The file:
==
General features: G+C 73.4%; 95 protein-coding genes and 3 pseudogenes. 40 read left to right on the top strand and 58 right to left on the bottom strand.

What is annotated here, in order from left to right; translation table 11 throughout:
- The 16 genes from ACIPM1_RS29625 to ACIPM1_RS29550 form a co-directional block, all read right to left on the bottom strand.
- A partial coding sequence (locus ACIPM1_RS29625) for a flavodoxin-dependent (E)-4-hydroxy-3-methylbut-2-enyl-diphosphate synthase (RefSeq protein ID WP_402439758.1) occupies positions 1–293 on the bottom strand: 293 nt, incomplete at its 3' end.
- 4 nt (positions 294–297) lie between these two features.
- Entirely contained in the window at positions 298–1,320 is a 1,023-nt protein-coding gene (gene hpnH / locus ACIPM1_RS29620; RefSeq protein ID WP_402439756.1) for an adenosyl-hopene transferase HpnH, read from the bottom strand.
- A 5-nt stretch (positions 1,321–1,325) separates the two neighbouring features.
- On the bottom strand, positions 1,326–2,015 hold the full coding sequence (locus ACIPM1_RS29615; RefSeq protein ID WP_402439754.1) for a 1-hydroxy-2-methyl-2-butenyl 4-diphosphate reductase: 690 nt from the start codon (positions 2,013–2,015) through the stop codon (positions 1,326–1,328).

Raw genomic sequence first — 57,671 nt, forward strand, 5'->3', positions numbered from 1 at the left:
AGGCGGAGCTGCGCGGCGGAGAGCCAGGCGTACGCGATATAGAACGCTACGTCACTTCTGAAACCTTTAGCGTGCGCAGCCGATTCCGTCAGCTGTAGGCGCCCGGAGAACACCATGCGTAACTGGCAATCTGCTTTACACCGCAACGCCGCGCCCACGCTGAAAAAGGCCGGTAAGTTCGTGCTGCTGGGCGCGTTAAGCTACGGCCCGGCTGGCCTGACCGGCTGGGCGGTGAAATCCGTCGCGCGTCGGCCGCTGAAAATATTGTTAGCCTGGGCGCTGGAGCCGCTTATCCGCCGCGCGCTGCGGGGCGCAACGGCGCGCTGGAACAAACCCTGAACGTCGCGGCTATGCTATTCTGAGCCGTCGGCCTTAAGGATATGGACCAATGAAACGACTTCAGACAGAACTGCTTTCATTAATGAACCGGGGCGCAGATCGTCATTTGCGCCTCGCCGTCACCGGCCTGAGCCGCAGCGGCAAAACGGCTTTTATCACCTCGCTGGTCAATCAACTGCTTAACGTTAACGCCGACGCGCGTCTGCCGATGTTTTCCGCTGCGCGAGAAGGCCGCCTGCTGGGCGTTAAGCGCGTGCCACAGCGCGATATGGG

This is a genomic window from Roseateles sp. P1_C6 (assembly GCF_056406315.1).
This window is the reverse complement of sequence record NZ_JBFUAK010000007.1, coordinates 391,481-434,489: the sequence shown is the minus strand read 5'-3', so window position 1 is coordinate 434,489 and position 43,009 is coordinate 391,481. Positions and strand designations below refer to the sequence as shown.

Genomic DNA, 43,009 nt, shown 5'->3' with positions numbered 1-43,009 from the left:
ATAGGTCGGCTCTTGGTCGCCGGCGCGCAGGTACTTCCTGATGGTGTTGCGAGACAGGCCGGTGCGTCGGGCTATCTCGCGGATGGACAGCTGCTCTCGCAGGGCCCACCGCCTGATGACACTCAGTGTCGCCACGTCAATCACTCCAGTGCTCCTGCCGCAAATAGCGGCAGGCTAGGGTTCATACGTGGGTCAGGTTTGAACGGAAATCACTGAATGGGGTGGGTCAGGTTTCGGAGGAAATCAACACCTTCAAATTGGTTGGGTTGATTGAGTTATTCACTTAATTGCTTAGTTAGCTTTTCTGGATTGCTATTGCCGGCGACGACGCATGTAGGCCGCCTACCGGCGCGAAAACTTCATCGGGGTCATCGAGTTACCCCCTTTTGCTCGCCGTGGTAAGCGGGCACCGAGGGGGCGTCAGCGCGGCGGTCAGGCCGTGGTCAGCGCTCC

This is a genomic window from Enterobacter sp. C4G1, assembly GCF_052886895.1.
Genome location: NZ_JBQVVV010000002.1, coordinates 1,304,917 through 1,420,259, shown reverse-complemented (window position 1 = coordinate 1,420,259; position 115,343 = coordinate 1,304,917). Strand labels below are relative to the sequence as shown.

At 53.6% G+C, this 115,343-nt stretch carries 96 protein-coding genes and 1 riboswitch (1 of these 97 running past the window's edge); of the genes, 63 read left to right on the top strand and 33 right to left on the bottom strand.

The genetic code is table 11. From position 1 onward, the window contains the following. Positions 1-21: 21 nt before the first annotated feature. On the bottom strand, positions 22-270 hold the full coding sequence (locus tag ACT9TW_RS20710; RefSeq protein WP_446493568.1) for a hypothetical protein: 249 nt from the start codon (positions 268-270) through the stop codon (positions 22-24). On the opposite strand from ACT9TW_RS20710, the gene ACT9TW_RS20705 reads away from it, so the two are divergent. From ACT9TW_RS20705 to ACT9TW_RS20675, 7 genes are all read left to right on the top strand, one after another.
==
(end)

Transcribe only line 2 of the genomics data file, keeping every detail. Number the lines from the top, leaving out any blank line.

What is annotated here, in order from left to right; translation table 11 throughout: